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Bug #17535 "pear upgrade" unnecessarily upgrades dependencies
Submitted: 2010-06-29 17:01 UTC
From: timj Assigned:
Status: Open Package: PEAR (version 1.9.1)
PHP Version: Irrelevant OS:
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 [2010-06-29 17:01 UTC] timj (Tim Jackson)
Description: ------------ "pear upgrade" unnecessarily upgrades dependencies of the package being upgraded. e.g. assume that the following is installed: A-1.0.0 (depends on B-1.0.0) B-1.0.0 The channel server has: A-1.0.1 (depends on B-1.0.0) B-1.0.1 "pear upgrade A" will also upgrade B to v1.0.1, without warning. This is unexpected (the user didn't ask to upgrade B) and unnecessary (there is no dependency on the newer version). It would be better just to warn that a new version of B is available.


 [2010-06-29 20:37 UTC] saltybeagle (Brett Bieber)
In the example cited the dependency has a minimum version, not a maximum or specific version. Packages CAN specify specific versions as well as maximum versions, and the installer will respect that. There should be no risk of upgrading the dependencies and this allows bugfixes and security fixes to get out.
 [2010-07-24 17:36 UTC] dufuz (Helgi Þormar Þorbjörnsson)
I have to agree with Brett here. If you run "pear upgrade A" then it will upgrade the deps and I see no problems with that. If I recall correctly, that's how yum behaves as well; Tho I might be wrong. Perhaps I am not understanding the implication here; Tim if you could explain why a warning instead of upgrading within the preferred_state is a better approach?
 [2010-10-05 01:14 UTC] timj (Tim Jackson)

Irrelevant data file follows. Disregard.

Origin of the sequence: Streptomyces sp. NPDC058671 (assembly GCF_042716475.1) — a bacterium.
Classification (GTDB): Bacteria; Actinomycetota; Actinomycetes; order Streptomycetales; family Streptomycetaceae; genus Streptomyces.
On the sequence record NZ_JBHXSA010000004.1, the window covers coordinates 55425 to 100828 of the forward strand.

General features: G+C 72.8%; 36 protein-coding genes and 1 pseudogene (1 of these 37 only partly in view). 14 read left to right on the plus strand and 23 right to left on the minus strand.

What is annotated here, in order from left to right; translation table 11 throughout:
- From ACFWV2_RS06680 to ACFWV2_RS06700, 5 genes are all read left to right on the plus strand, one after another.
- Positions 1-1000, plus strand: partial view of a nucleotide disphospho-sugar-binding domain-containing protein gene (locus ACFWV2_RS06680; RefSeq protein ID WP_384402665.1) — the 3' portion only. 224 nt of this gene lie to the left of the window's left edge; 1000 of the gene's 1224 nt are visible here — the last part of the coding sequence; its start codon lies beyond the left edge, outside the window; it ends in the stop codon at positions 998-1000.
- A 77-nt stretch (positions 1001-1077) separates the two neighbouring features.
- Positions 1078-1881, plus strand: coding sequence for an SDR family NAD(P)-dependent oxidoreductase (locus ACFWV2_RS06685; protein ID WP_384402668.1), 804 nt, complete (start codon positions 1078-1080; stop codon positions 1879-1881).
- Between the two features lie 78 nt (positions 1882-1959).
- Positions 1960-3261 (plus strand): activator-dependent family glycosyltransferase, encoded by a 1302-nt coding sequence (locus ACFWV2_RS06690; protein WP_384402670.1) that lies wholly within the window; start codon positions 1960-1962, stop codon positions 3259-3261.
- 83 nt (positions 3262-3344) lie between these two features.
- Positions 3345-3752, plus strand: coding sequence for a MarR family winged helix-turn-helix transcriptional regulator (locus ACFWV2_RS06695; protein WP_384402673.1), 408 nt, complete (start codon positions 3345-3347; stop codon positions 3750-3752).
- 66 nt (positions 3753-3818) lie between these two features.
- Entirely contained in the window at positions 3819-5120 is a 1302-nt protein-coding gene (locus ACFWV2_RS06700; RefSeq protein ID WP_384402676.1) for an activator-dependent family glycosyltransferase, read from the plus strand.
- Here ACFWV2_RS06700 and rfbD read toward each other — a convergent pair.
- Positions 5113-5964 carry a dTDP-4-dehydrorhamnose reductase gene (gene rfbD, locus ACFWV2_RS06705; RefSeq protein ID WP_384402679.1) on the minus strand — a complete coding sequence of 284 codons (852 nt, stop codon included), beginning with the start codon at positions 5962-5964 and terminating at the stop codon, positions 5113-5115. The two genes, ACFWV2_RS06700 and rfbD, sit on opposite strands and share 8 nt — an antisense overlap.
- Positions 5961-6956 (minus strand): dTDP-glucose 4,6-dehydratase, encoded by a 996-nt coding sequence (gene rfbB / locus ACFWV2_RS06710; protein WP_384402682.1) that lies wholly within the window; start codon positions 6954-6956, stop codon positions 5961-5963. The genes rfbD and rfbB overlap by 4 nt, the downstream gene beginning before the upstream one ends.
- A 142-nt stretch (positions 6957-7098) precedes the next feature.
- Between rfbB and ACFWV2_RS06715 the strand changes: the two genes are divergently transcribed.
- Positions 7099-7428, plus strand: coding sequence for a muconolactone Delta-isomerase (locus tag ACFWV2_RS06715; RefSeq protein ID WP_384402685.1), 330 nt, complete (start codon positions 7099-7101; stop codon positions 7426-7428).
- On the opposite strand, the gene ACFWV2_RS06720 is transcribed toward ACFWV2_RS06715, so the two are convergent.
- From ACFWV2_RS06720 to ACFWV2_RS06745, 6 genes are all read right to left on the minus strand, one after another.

It's as simple as minimising risk and the "principle of least surprise". Although it SHOULD be safe to upgrade dependent packages within the same preferred_state, unfortunately developers sometimes make mistakes, and PEAR has bugs like #13427. The problem is that when installing one minor upgrade to a package can result in a huge chain of dependencies being upgraded, this: a) increases the risk of a regression in one of the many dependencies being upgraded. If I *know* that I only want one particular bugfix (and any *necessary* dependencies) then PEAR pulling in a load of other unnecessary stuff makes life more difficult for zero benefit (see also (e) below). b) makes it hard to find such a regression (because of a whole load of things being pulled in at once) c) makes it harder to test a single upgrade in isolation i.e. to test the bugfix in "A" knowing that I'm testing *only* that change. (And "--nodeps" isn't an option, because that stops even necessary upgrades being done.) d) can, unfortunately, result in bad versions of packages that violate the min/max criteria in the dependency chain being pulled in - see bug #13427 which is a genuine PEAR bug but unfortunately marked as "won't fix" e) does not have any benefit - because if it worked the way I'm proposing, I can always do an "upgrade-all" to pull in the rest of the random updates once I'd tested my (intended) upgrade and was happy that it worked. That way gives me options; PEAR making an "upgrade" (almost) equivalent to "upgrade-all" conflates two options. I haven't explicitly tested yum for this, but I don't *think* it would behave like this.